War and Peace in the Arts
The Ordinary Soldier In Battle
Like civilians, the ordinary soldier was largely invisible in war art until the nineteenth century. Only when mass conscript armies of citizens took to the field after the French Revolution and the Napoleonic Wars had revolutionized the nature of warfare did artists and photographers begin to take notice. The emergence of mass circulation newspapers, the technology to cheaply reproduce sketches and photos, a reading public interested in the fate of their fathers and sons on the battlefield, and a growing liberal concern for the welfare of the ordinary soldier, were also contributing factors.
During the American Civil War, artists like Winslow Homer (1836–1910) produced a steady stream of illustrations of battles (usually not personally witnessed but reconstructed afterward) and of the life of the ordinary soldiers in their camps. Many of these camp illustrations show the boredom of soldiers with nothing to do while they wait for the next bloody battle. Photographers like Matthew Brady, Alexander Gardner, and Timothy H. O'Sullivan revolutionized the depiction of war with their images of the dead littering the battlefield, or of the execution of rebels by hanging.
World War I produced a number of gifted war artists whose visual record of the war is significant. Among these is the German graphic artist Otto Dix, who served from 1914 to 1918 and saw action on the Western Front. His most interesting work consists of a set of fifty etchings simply called Der Krieg (1924; The war) and some oil paintings, especially the disturbing War Triptych (1929–1932). Iconic images of World War I include the desolation of the landscape caused by the incessant shelling and the digging of trenches along the Western Front. In Der Krieg Dix shows how ordinary soldiers dealt with these appalling conditions—they became one with the earth in both death and life. In death their bodies were literally consumed by the soil and the worms (the worm-riddled Skull); in life they spent their lives covered in dirt and living in holes and trenches dug in the earth (Feeding-Time in the Trench). The only hope for life seems to be the flowers and worms that grow out of the craters and skulls of men. In the War Triptych Dix takes the traditional Christian image used to portray the life, death, and resurrection of Christ and applies it to the front-line soldier in the trenches.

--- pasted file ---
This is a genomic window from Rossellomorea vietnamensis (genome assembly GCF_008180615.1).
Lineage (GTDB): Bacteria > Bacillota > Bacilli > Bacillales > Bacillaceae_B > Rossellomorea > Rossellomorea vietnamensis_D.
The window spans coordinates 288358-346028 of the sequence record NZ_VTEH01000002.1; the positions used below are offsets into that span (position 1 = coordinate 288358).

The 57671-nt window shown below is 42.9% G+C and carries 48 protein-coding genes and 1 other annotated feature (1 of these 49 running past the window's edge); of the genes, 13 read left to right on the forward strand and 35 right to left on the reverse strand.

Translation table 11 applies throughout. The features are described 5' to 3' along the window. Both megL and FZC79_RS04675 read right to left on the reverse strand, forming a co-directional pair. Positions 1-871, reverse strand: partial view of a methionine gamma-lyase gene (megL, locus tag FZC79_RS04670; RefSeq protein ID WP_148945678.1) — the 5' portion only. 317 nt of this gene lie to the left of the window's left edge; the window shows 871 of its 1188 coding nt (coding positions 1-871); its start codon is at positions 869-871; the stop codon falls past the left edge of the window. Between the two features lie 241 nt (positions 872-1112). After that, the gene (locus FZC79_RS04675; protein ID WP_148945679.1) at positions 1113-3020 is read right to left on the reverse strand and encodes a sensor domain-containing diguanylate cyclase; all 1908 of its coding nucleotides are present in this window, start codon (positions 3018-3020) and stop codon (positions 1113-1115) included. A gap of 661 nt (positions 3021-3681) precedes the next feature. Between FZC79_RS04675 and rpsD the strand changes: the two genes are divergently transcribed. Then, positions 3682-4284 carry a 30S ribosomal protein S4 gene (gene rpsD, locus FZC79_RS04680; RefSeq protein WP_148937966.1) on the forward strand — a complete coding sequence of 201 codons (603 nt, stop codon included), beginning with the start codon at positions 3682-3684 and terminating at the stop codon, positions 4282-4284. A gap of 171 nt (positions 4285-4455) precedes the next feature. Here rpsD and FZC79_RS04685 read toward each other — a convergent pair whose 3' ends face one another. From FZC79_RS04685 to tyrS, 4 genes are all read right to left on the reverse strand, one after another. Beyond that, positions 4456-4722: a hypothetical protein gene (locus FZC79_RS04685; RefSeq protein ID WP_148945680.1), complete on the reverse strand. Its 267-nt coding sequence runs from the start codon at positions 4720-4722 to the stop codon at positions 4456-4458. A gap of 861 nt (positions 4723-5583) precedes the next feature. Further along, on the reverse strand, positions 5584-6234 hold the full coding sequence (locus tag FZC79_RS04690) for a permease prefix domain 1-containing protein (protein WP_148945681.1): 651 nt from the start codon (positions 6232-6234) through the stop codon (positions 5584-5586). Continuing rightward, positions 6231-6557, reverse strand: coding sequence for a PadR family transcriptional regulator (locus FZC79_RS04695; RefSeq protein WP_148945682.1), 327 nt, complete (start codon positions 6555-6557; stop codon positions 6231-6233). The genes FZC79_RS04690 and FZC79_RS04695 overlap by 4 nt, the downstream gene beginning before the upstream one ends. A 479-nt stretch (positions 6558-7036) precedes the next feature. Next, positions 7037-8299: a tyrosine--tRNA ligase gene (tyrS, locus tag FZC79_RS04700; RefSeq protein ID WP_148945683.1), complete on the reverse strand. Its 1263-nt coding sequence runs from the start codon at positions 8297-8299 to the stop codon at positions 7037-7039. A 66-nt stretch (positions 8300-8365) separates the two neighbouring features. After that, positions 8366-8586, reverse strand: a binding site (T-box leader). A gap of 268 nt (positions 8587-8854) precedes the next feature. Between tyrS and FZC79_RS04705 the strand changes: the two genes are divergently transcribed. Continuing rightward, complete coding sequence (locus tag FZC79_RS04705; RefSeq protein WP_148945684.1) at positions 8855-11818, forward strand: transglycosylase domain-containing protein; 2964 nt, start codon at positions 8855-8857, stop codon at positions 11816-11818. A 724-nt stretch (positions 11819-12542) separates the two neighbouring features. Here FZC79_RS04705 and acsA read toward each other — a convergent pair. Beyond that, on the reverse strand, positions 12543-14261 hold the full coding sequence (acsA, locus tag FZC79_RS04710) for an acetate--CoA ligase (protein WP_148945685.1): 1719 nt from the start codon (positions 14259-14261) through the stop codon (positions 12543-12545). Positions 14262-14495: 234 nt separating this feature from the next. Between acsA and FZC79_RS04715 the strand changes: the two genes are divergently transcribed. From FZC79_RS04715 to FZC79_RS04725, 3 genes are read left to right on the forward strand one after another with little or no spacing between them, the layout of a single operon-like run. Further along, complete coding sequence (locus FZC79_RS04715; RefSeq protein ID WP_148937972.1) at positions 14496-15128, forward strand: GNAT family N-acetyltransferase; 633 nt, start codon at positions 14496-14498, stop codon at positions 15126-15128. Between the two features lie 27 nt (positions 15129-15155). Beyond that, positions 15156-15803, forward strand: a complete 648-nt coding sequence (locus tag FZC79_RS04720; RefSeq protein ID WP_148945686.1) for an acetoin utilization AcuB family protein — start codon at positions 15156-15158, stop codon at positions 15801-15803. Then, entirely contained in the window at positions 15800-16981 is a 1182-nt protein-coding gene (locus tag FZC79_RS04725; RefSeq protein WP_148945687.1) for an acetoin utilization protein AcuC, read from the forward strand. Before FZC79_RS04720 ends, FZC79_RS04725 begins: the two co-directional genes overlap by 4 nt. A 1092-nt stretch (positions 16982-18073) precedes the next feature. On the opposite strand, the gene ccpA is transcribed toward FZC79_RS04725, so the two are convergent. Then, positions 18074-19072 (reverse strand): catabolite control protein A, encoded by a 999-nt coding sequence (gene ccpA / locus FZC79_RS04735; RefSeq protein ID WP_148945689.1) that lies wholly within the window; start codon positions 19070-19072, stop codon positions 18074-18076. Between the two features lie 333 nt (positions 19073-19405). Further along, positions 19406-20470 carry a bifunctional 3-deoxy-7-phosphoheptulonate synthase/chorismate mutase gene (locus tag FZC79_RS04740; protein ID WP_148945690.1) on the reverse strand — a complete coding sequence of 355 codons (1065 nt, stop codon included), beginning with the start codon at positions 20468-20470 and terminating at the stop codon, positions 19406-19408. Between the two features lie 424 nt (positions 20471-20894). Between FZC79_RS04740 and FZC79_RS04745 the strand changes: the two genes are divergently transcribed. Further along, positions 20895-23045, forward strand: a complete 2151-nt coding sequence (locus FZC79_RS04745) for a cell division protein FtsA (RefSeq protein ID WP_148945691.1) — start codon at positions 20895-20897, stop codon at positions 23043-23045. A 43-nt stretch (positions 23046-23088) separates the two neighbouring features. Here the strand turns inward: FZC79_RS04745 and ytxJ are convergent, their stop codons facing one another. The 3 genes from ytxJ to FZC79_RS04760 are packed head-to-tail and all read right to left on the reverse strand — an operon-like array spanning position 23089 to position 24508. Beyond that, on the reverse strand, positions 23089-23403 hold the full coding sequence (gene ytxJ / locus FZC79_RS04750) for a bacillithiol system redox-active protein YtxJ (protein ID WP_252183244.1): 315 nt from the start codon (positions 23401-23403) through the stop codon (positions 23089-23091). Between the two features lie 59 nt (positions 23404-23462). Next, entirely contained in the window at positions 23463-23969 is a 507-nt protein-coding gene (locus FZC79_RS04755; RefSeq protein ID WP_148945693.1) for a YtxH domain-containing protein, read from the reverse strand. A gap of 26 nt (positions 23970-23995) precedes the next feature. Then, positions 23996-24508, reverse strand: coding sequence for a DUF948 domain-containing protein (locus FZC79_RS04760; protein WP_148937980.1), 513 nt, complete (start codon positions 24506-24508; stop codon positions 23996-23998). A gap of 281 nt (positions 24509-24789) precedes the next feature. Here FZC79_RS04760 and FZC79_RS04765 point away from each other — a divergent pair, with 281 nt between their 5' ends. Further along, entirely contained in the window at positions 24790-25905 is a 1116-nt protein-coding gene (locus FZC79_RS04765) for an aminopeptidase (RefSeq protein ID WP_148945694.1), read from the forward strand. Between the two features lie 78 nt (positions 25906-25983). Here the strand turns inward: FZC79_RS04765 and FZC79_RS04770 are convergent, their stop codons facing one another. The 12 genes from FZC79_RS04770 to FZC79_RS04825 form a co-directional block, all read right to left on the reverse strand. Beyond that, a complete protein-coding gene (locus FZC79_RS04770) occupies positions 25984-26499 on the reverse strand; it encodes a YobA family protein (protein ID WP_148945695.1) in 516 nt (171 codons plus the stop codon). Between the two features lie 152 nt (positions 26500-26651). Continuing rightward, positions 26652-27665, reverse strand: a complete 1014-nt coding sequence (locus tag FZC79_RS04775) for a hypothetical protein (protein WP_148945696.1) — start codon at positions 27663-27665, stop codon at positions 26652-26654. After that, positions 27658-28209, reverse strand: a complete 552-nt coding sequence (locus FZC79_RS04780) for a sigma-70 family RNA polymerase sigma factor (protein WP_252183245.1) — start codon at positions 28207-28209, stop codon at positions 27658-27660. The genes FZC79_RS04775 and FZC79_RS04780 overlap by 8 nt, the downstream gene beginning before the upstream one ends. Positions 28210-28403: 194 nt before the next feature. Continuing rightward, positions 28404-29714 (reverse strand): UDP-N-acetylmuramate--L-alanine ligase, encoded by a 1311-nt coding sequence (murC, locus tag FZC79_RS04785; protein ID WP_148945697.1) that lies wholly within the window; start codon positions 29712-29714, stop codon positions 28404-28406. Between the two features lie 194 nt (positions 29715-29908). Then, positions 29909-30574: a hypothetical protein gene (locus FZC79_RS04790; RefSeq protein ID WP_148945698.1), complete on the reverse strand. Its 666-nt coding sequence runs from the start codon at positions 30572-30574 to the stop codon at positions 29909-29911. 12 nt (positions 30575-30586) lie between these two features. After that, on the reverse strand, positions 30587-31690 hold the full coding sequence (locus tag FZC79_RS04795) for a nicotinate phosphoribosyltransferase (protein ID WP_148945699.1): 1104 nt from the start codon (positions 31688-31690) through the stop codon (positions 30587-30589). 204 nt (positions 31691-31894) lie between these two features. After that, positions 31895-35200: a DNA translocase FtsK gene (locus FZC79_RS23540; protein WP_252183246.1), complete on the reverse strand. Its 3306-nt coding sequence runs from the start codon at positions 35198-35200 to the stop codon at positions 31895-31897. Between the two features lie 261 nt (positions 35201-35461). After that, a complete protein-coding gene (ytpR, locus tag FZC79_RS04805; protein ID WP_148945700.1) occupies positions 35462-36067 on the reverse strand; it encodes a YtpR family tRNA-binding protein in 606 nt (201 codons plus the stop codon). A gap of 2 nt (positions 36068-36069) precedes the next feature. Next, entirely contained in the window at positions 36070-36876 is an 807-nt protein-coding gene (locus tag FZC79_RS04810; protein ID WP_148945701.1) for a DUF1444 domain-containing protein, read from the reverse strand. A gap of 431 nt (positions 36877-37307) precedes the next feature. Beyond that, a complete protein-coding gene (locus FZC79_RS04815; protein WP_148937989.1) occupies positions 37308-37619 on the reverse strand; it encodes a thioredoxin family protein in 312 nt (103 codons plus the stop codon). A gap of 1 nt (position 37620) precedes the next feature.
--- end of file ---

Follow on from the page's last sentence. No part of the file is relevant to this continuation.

The experience of ordinary soldiers who were captured by the enemy was largely hidden from public view during World War II and did not surface until well after their release. Cameras were forbidden, of course, and those prisoners who were caught keeping diaries or making sketches were severely punished. Nevertheless, some prisoners of war (POWs) were able to keep their diaries and sketches and publish them after the war. British soldier-artists such as Ronald Searle and Jack Chalker, captured after the fall of Singapore in 1942, were sent to work building the Thai-Burma railways as slave workers for the Imperial Japanese Army. In their art they document the brutal treatment the POWs received as many of their comrades were worked to death. They produced images that have a number of similarities to those produced by European victims of the Nazi Holocaust—emaciated, sick bodies lying on flimsy beds and brutal captors with batons and rifle butts ready to beat them. Of the 60,000 POWs who worked on the railway nearly one third died. Not surprisingly, their anger at their treatment tinges their art with racist depictions of their oppressors.
- War and Peace in the Arts - Bringing War To An End
- War and Peace in the Arts - The World Wars In Film
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